Morning Five: 01.24.12 Edition

Posted by rtmsf on January 24th, 2012

  1. It seems like we’ve been doing a lot of this lately, but we all should get used to it because three of the top six leaders in Division I men’s basketball all-time wins are actively coaching and within 50 wins of each other. With Syracuse’s win at Cincinnati last night, Jim Boeheim earned his 877th career victory to pass Kentucky’s Adolph Rupp for fourth place on the career wins list. With three more wins he’ll pass North Carolina’s Dean Smith (879) and with 26 more he’ll move past Bob Knight (902) for second place behind Duke’s Mike Krzyzewski (916 and counting). Just behind Boeheim is Connecticut’s Jim Calhoun, sitting at 867 with a reasonable shot to pass Rupp himself before the end of this season. After Calhoun, it’s a substantial drop to the next active coaching leader, UNC’s Roy Williams with 659 wins to his name.
  2. Not only did Murray State receive positive national news on Monday when the school achieved its highest-ever national rankings (#11 AP; #9 USAT) as the last unbeaten team in America, it also received good news in the form of the return of a key player from injury. The Racers’ starting all-OVC forward, Ivan Aska, has been cleared to return to practice after missing several weeks with a broken hand, and is expected to be back in action for Saturday’s game against Eastern Illinois. Despite season averages of 13/6, Steve Prohm’s team was able to make do without him in the lineup, although the Racers were outrebounded in four of the six games he missed. With the burly senior back in action going forward, Murray State’s already-deep team will become even more dangerous.
  3. Speaking of Murray State, Seth Davis‘ Hoop Thoughts this week focuses on a program that is a lot better than most people are aware of. For example, only three other programs can claim longer streaks of winning seasons than the Racers (now at 25) — a not-shabby trio of Syracuse, Arizona and Kansas. The current squad, certain to win the OVC regular season title this season, is the two-time defending champion, and the junior class — led by Isaiah Canaan (18.7 PPG, 4.0 APG) and glue-guy Ed Daniel (7.7 PPG, 5.0 RPG) — has gone an astounding 74-14 in its two-plus seasons together. Those two players were instrumental in the Racers’ 66-65 upset of Vanderbilt in the 2010 NCAA Tournament, and everyone forgets that it was upstart Murray State who gave Butler its toughest test en route to the Final Four that season, barely escaping the Racers, 54-52. This is no flash-in-the-pan program, and Davis eloquently makes that case.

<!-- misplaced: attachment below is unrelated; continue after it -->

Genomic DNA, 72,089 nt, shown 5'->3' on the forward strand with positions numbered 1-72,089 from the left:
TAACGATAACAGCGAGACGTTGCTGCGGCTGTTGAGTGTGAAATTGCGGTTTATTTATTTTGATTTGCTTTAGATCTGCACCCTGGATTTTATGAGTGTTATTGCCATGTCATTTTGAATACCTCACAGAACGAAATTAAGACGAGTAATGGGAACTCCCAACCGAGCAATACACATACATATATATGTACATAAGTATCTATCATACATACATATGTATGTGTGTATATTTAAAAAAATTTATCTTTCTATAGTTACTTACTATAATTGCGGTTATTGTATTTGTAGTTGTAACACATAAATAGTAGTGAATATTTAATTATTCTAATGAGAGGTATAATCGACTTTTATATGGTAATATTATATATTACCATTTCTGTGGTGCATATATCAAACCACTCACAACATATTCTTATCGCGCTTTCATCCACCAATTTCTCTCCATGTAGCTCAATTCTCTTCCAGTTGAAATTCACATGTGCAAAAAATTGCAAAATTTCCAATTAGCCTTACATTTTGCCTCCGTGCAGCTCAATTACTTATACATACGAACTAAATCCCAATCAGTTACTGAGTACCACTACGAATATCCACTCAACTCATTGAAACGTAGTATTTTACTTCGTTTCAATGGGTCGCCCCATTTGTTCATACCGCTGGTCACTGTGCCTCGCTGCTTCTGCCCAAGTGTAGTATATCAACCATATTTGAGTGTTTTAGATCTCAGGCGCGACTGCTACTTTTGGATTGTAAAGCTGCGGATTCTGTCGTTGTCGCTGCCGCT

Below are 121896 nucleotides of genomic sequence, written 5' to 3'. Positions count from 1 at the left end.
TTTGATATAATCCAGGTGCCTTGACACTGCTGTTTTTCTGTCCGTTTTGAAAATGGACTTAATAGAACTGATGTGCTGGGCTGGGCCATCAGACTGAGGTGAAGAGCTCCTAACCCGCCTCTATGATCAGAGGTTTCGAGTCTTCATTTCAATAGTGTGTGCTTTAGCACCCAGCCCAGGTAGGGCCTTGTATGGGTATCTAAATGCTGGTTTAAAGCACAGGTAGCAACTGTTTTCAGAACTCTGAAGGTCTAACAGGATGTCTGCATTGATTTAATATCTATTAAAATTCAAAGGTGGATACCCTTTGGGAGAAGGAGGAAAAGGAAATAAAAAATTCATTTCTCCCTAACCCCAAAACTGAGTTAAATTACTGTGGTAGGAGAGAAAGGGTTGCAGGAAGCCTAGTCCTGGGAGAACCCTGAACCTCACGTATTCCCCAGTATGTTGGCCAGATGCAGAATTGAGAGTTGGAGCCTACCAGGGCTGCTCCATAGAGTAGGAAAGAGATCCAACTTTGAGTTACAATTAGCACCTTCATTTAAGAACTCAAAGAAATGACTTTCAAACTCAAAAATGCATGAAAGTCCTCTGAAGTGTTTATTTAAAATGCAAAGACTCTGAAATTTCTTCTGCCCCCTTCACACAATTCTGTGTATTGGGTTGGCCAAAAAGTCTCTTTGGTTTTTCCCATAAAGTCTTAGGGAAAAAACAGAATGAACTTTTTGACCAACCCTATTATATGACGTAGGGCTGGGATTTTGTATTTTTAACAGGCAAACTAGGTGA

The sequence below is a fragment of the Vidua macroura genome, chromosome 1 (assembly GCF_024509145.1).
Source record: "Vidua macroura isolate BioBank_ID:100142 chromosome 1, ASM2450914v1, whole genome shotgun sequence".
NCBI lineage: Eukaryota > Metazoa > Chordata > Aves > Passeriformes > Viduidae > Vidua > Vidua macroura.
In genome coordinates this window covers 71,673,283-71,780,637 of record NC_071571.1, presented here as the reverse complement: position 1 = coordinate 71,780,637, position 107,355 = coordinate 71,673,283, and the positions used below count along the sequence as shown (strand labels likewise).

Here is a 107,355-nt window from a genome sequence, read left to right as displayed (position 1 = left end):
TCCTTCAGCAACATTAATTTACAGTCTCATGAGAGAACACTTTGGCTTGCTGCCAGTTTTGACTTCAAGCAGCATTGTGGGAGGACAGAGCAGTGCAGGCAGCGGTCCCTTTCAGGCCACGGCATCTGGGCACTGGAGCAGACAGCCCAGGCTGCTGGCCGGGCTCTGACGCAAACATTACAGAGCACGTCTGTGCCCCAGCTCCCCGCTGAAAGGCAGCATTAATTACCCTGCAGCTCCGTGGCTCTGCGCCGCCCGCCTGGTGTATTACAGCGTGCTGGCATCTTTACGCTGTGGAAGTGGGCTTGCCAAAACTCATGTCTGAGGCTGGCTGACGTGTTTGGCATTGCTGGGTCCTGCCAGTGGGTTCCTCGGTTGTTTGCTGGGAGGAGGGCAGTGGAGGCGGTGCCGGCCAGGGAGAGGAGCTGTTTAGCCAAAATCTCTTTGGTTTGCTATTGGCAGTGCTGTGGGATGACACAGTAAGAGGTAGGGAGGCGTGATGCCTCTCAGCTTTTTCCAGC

4. Former Oklahoma State guard Fred Gulley has enrolled at Arkansas and will become a Razorback at the semester break next season. The Fayetteville native averaged 4/3/2 APG in eight games for the Cowboys this season, but he apparently believes that getting back home and into Mike Anderson’s up-and-down style of play will help further his collegiate career. Next door to Arkansas, Memphis guard Charles Carmouche is considering sitting out the remainder of this season because of recurring pain in his knees (tendinitis). The danger with this strategy is that there’s no guarantee that the NCAA would approve a redshirt season for the senior, so he runs a significant risk of his career being finished if he is ultimately denied. He’s only seen action in seven games this season, but that number represents more than the maximum 20% of a team’s scheduled games to qualify for the hardship waiver. Given that fact, he’d need to make a compelling case to the NCAA to earn the extra year, certainly no easy task.
  5. Finally, after a compelling weekend of college basketball where three of the top five ranked teams lost and a number of other intriguing storylines emerged, The Onion reminds us that it’s all just fun and games until somebody loses an eye. Love this line: “College basketball went on to remind fans it puts a great deal of work into making each season dramatically satisfying, unlike college football, which just hands its championship to whichever school’s boosters give it the most money that year.”
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RTC Instant Analysis: Mid-Afternoon Games

Posted by rtmsf on December 4th, 2010

As part of our on-going attempt to bring you the best college basketball coverage on-line, we are introducing a new feature where we give your our thoughts after each set of games over the weekend. We’ll be back a couple more times today for some instant analysis/commentary:

  • 8 PM for the 4-6 PM games
  • 10 PM for the 7 PM and 8 PM games

Mid-Afternoon Games